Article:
Generate strong, random passwords
The best password tips from the pros
- Always use a unique password for each account you create. The danger with reusing passwords is that as soon as one site has a security issue, it‘s very easy for hackers to try the same username and password combination on other websites.
- Don’t use any personally identifiable information in your passwords. Names, birthdays, and street addresses may be easy to remember but they’re also easily found online and should always be avoided in passwords to ensure the greatest strength.
- Make sure your passwords are at least 12 characters long and contain letters, numbers, and special characters. Some people prefer to generate passwords which are 14 or 20 characters in length.
- If you’re creating a master password that you’ll need to remember, try using phrases or lyrics from your favorite movie or song. Just add random characters, but don't replace them in easy patterns.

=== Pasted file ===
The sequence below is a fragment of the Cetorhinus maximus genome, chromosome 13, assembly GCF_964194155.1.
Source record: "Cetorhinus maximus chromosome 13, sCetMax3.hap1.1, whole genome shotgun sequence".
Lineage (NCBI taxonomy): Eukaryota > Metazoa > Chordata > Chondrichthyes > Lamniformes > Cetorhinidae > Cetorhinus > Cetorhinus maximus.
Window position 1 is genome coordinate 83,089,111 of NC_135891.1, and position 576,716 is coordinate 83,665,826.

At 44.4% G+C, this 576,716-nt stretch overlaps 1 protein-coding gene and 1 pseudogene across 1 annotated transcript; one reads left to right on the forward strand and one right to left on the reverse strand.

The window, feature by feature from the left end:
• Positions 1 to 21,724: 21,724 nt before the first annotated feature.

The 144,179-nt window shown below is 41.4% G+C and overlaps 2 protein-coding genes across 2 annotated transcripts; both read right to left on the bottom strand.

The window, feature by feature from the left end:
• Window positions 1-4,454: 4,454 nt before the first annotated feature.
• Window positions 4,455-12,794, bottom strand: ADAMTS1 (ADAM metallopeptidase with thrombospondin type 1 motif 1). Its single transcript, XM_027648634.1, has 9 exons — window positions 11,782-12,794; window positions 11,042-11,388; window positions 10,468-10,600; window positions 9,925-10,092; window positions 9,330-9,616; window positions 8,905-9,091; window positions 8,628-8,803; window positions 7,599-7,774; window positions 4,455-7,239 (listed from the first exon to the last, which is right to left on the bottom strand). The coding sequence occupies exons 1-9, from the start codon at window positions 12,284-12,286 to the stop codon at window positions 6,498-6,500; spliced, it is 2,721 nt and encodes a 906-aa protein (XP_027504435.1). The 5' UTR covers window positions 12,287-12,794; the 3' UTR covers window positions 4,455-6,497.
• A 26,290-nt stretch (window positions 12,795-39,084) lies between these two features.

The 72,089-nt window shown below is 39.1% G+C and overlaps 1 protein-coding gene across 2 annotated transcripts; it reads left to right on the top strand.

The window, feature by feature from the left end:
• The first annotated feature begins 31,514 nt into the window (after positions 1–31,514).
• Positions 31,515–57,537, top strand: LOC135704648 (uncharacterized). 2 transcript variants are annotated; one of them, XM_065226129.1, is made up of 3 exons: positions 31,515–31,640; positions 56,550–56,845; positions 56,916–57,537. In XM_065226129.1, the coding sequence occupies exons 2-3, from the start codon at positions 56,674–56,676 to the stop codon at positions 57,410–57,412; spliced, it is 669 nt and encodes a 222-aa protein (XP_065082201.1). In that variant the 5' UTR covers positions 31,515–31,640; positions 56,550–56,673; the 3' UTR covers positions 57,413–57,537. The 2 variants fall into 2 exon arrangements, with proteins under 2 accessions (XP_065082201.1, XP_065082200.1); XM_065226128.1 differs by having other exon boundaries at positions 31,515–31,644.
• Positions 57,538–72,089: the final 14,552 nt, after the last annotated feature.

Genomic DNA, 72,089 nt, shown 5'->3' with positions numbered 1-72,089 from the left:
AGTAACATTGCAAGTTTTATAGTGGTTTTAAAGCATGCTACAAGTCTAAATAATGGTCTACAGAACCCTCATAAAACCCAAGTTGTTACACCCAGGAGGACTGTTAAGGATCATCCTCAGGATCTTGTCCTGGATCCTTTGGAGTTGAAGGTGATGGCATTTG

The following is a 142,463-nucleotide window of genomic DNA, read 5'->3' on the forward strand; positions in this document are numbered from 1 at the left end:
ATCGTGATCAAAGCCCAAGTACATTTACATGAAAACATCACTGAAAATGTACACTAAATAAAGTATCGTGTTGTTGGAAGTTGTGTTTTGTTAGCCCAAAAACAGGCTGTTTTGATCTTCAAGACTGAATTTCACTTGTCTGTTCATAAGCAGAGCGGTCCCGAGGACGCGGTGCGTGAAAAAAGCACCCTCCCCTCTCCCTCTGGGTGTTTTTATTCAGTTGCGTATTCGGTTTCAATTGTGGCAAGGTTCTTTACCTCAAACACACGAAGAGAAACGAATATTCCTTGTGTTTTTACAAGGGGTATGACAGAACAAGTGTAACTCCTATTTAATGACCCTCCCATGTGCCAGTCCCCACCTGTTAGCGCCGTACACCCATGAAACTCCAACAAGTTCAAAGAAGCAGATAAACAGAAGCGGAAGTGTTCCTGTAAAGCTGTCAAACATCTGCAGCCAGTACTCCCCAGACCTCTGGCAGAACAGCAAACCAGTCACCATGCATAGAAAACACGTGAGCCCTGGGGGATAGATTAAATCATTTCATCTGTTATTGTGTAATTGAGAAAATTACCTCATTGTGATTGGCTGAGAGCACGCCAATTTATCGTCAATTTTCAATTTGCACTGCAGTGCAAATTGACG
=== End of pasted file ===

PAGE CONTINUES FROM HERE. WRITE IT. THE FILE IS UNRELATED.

- Use a password manager like LastPass to save your passwords. We keep your information protected from attacks or snooping.
- Avoid weak, commonly used passwords like asd123, password1, or Temp!. Some examples of a strong password include: S&2x4S12nLS1*, JANa@sx3l2&s$, 49915w5$oYmH.
- Avoid using personal information for your security questions, instead, use LastPass to generate another “password" and store it as the answer to these questions. The reason? Some of this information, like the name of the street you grew up on or your mother’s maiden name, is easily found by hackers and can be used in a brute-force attack to gain access to your accounts.
- Avoid using similar passwords that change only a single word or character. This practice weakens your account security across multiple sites.
- Change your passwords when you have reason to , such as after you've shared them with someone, after a website has had a breach, or if it's been over a year since you last rotated it.
- You should never share your passwords via email or text message. The secure way to share is with a tool like LastPass that gives you the ability to share a hidden password and even revoke access when the time comes.